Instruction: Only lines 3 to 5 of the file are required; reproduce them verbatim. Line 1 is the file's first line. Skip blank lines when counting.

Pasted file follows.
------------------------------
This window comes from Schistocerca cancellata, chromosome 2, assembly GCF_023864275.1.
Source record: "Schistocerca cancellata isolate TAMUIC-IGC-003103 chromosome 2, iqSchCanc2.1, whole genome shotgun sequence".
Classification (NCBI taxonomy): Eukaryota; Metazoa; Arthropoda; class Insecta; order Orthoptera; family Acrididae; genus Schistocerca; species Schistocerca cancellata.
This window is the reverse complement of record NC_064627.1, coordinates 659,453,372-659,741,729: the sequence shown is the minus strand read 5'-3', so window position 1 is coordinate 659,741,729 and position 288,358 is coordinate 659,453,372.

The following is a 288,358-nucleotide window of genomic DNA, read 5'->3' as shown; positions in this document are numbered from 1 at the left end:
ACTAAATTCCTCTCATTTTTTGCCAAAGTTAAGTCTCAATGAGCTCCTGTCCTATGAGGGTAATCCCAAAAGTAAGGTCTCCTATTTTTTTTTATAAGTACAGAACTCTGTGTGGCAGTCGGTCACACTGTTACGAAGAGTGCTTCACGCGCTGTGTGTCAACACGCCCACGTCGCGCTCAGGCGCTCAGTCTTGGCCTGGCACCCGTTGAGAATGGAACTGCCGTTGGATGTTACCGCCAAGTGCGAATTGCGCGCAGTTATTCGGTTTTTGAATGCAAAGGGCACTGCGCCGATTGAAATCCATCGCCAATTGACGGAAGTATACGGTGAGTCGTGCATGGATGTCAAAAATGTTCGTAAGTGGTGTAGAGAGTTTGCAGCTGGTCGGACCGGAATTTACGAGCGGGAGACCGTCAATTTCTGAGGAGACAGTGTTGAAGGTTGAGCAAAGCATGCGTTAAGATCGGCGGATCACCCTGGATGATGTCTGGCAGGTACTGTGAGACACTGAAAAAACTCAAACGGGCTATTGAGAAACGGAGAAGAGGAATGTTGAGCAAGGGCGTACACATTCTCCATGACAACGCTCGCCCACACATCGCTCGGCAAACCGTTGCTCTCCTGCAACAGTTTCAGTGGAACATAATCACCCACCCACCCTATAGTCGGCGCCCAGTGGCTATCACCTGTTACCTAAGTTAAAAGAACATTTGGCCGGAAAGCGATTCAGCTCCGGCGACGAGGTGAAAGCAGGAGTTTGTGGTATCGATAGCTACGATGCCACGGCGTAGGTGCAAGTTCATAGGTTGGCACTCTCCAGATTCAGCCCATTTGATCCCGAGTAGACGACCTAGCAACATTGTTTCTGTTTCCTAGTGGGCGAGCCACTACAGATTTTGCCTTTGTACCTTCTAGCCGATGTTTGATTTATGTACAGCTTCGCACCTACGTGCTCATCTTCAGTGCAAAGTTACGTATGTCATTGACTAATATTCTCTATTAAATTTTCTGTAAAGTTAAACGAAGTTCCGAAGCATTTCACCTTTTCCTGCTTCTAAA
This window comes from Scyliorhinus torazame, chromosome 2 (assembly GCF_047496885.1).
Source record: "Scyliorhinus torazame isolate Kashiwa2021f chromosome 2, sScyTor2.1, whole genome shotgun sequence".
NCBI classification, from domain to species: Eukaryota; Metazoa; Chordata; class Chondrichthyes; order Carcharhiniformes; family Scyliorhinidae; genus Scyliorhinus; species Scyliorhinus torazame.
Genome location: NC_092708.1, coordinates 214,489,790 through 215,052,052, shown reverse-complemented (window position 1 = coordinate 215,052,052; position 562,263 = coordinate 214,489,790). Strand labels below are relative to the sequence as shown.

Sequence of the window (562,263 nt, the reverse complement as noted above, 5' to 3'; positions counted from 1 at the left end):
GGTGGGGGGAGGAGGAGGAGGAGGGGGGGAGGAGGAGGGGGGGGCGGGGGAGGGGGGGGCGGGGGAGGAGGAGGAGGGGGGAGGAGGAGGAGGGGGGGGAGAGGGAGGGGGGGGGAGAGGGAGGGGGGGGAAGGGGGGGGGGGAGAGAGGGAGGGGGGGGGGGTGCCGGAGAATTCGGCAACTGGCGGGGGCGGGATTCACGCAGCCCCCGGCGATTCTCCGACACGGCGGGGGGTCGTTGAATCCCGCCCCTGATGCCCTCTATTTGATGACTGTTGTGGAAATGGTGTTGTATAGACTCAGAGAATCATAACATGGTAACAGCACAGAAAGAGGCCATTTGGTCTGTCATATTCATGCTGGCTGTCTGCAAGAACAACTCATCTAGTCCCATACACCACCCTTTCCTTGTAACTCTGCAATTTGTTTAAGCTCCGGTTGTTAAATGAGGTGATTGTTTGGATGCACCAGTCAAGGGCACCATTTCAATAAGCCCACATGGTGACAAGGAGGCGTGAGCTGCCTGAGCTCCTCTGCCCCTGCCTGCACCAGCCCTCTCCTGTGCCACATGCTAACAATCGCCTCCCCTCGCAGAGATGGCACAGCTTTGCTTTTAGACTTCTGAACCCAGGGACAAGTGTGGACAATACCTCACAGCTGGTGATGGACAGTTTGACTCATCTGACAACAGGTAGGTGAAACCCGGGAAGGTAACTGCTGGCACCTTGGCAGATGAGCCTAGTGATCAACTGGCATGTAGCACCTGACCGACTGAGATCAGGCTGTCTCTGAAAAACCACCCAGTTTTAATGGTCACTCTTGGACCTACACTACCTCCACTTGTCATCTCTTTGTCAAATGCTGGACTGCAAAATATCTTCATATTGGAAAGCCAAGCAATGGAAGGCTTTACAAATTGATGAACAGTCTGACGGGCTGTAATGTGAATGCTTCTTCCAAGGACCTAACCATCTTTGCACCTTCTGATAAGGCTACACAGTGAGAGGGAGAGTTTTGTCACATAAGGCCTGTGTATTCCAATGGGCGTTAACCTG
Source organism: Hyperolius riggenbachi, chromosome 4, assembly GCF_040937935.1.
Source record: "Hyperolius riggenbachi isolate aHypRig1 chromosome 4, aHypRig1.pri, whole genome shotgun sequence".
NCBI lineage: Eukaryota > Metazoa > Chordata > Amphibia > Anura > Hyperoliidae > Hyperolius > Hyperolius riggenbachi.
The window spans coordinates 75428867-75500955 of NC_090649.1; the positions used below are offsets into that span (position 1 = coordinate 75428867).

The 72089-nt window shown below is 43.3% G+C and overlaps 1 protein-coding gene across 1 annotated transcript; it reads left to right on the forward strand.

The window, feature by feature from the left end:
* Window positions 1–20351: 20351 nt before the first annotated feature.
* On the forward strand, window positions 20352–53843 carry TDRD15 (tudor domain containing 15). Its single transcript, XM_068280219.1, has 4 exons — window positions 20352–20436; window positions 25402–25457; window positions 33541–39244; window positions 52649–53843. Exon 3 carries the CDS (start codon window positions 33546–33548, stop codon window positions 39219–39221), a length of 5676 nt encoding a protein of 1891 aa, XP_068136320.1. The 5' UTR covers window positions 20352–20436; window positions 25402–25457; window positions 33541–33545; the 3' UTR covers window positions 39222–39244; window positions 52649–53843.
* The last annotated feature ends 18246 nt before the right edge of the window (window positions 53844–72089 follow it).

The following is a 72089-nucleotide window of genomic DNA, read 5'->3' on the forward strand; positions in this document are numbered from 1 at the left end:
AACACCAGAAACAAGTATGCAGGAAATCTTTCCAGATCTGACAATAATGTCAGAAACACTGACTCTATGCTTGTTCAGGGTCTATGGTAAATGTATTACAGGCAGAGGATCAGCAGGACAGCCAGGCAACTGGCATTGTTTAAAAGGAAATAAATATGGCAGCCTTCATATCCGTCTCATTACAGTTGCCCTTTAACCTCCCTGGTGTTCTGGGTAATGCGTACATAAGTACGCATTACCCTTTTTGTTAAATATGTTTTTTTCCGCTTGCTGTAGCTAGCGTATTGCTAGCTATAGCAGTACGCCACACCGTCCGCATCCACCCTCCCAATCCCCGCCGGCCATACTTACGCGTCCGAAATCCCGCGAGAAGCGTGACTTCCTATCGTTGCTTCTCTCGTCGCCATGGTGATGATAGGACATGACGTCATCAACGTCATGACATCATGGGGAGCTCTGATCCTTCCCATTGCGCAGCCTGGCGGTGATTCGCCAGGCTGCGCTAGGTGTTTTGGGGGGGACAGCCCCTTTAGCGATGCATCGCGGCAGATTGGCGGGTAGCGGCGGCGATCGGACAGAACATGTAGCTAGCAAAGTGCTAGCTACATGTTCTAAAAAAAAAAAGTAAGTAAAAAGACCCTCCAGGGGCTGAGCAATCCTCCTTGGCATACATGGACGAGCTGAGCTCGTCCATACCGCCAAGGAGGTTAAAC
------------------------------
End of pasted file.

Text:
Classification (NCBI taxonomy): Eukaryota; Metazoa; Arthropoda; class Insecta; order Orthoptera; family Acrididae; genus Schistocerca; species Schistocerca cancellata.
This window is the reverse complement of record NC_064627.1, coordinates 659,453,372-659,741,729: the sequence shown is the minus strand read 5'-3', so window position 1 is coordinate 659,741,729 and position 288,358 is coordinate 659,453,372.

The following is a 288,358-nucleotide window of genomic DNA, read 5'->3' as shown; positions in this document are numbered from 1 at the left end: